For Borland's computer program, see SideKick.
 and Sancho Panza unsuccessfully confront . By
Don Quixote and Sancho Panza unsuccessfully confront windmills. By Gustave Doré

A sidekick is a stock character, a close companion who assists a partner in a superior position.

According to the Oxford English Dictionary, the term is a back formation from side-kicker, which has the same meaning. Despite appearances, it is not a sports term; neither form has any history outside of the meaning of "companion, buddy, friend".

In fiction, the term sidekick most commonly referred to assistants to heroes, usually in a crimefighting capacity. The sidekick has the literary function of playing against the hero, often contrasting in skill, asking the questions the reader would ask, or performing functions not suited to the hero.

Those functions may include being funny. The comic sidekick was a common feature in westerns, where Fuzzy Knight, Al "Fuzzy" St. John, and Andy Devine had longer careers than some of the heroic singing cowboys for whom they took pratfalls.

Famous fictional sidekicks include:

  • Sancho Panza: Sidekick to Don Quixote.
  • Dr. Watson: Sidekick to Sherlock Holmes. The stories are told as his journals. Watson, an ex-military man, is also Holmes's "muscle", bringing along his service revolver on tough cases.
  • Captain Arthur Hastings: Sidekick to Hercule Poirot, plays a similar role as Dr. Watson. An ex-military man, he's both romantic and unimaginative.
  • Captain Haddock: Sidekick to Tintin. In stories without Haddock, the role of the sidekick can be attributed to Milou, Tintin's dog (known as Snowy in the English-language editions). The stories also feature two policemen, Dupont and Dupond (Thompson and Thomson in the English translation), who can be seen as equal sidekicks to each other.
  • Obelix: Sidekick to Asterix
  • Tonto: Sidekick to The Lone Ranger. His name means "fool" in Spanish, although he was not foolish. Always described as the "faithful Indian companion", Tonto frequently served as a spy, going into town to find out what was going on.
  • Kato: Sidekick to The Green Hornet. Kato served as chauffeur and assistant to the Green Hornet. Because of Bruce Lee's appearance in the television series based on the character, this is one property where the key interest is more on the sidekick than the hero. In Hong Kong during the original series run, The Green Hornet was known as "The Kato Show"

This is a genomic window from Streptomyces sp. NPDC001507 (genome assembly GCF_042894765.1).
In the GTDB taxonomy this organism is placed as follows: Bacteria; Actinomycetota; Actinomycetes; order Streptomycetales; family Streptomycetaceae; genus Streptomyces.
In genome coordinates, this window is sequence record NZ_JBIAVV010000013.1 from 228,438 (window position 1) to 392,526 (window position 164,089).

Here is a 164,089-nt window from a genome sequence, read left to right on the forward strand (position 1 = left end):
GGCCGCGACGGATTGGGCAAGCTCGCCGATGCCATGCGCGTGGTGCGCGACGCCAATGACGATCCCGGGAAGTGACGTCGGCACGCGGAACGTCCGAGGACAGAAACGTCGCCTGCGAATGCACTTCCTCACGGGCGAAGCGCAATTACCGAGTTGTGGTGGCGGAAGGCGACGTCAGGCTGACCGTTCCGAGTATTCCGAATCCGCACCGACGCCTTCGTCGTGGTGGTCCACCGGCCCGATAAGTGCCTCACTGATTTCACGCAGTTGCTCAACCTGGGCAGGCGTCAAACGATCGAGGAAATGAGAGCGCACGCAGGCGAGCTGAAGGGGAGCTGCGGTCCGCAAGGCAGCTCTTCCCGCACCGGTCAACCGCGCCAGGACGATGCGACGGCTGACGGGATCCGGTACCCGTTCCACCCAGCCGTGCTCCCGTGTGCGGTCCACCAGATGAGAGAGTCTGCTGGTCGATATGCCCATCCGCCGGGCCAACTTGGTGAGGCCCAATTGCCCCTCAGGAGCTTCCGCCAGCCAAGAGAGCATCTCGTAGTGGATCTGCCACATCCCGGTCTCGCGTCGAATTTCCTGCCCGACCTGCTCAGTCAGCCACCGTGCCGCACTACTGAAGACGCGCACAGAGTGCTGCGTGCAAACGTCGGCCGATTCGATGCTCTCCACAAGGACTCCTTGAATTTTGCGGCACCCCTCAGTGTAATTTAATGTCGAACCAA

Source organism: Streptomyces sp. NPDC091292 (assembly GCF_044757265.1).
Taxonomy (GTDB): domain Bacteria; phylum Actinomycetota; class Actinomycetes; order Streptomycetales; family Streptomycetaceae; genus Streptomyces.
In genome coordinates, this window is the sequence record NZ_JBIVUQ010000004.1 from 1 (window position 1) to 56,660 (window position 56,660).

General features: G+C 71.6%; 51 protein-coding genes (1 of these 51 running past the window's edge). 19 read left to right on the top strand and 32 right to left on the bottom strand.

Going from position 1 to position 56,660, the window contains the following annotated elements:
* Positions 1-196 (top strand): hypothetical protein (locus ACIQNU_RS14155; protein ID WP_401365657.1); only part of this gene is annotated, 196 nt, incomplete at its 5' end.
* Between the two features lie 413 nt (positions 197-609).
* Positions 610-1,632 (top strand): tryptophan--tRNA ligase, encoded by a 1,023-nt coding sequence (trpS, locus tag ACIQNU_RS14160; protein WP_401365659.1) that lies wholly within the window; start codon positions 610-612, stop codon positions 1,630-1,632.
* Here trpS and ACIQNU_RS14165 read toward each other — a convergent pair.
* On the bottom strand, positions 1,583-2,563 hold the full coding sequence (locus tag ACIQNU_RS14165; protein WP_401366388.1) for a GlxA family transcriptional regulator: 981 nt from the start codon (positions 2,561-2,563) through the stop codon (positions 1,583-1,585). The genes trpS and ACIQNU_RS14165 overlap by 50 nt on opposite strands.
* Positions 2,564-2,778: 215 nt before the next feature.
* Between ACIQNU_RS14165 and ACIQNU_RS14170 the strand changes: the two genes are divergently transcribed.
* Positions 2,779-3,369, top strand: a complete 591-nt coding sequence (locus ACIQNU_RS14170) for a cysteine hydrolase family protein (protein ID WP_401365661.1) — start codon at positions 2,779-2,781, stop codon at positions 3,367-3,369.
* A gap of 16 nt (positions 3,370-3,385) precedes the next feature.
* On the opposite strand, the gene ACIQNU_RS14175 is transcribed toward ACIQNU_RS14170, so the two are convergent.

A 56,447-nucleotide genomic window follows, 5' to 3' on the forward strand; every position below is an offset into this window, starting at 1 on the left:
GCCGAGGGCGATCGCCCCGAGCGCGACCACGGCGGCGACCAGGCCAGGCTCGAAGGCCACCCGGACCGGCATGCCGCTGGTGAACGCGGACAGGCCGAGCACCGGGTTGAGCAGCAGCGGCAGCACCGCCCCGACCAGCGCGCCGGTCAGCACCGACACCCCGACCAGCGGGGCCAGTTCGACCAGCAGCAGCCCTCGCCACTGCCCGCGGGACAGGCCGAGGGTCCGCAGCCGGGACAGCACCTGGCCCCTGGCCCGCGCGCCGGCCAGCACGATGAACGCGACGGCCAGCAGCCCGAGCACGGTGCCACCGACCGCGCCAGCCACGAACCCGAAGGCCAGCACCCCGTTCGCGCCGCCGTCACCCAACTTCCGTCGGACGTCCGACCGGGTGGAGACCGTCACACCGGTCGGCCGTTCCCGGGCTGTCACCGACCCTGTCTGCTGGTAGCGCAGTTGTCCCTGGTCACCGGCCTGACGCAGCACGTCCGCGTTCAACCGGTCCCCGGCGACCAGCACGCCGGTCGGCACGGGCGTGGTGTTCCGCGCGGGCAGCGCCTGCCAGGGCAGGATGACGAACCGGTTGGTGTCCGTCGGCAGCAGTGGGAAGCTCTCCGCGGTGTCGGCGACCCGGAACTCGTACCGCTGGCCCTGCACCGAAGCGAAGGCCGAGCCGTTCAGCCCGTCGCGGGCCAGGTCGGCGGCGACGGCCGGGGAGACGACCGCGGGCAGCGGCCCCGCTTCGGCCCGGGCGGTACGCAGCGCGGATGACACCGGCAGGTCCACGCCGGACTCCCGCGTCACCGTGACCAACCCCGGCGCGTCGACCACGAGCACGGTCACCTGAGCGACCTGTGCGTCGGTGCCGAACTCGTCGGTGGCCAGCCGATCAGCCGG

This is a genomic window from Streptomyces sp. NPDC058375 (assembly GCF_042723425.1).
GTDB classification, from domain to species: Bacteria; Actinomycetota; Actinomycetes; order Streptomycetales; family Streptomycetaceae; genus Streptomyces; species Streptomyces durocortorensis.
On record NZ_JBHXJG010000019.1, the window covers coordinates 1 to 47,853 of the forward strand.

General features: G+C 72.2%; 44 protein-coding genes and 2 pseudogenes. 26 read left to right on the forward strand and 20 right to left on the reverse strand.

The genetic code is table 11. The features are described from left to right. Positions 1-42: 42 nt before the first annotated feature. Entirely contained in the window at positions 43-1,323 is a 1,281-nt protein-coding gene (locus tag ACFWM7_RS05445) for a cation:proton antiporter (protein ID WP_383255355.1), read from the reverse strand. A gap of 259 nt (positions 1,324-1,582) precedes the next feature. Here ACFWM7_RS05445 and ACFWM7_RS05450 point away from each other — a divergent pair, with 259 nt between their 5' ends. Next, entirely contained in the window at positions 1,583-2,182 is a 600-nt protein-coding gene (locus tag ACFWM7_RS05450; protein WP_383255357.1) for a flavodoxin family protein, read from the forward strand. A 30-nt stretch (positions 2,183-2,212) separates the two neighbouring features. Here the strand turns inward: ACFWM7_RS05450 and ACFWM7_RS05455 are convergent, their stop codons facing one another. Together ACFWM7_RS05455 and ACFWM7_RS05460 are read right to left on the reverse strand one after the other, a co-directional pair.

• Robin: Sidekick to Batman. He shows Batman's softer side. Batman, orphaned by criminals, takes on young Dick Grayson as his ward after his parents were killed by criminals. Batman trains Robin in crime-fighting.
  • Ron Weasley: Sidekick to Harry Potter. Ron was Harry's first friend and Harry considers him his "best friend in the world". While he commonly functions as the laid-back comic relief, he is fiercely loyal and will confront even his worst fears if he feels that is what must be done.
  • Samwise Gamgee: Sidekick to Frodo Baggins in The Lord of the Rings. He followed Frodo across Middle Earth and into the darkness of Mordor with his undying loyalty and need to aid his friends.
  • Willie Garvin: Sidekick to Modesty Blaise. Garvin is notable as a male sidekick to a female hero, a setup less frequently encountered in adventure fiction. Most often the sidekick is of the same sex than the hero, and for male heroes, a female companion more often serves as a romantic object rather than a sidekick.
  • Jolly Jumper: Sidekick and mount of Lucky Luke. Jolly Jumper is an example of an animal as sidekick, which is not at all unusual, though in most cases the non-human sidekick is a dog (such as Milou in Tintin or Devil in The Phantom). Jolly Jumper is more of a parody of a sidekick, poking fun at the wonder horses of the Western genre, and his specific task in the series is to provide witty and cynical commentary. Some stories also feature Ran Tan Plan, who in turn is the parody of the super-intelligent dogs prevalent in adventure genre (such as Rin Tin Tin): he is possibly the most stupid canine in fiction.
  • Goose: Sidekick to Maverick (Top Gun).
  • Arthur: Sidekick to The Tick. Arthur is a reluctant sidekick who wears a white body suit with wings, thus resembling a giant moth. He helps out his dense pal The Tick in numerous episodes of the comic book, cartoon series, and live-action show.
  • Launchpad McQuack: Sidekick to Darkwing Duck.
  • Chewbacca: Sidekick to Han Solo.
  • Gabrielle: Initially considered a sidekick to Xena by fans and even other characters, much to her annoyance. One of the few sidekicks who was openly suggested to have a physical relationship with a titular hero(ine).
  • Linus: Sidekick to Gatsby from the show Cats
  • Muttley: Sidekick to Dick Dastardly, an animated character in the Wacky Races and Dastardly and Muttley in their Flying Machines series.
  • Tails, sidekick to Tigger in Praying Mantis
  • Trinity, the female sidekick to Neo in the movie The Matrix.

SideKick was a computer program for DOS from Borland.

The Sidekick is a T-Mobile-branded version of the Danger


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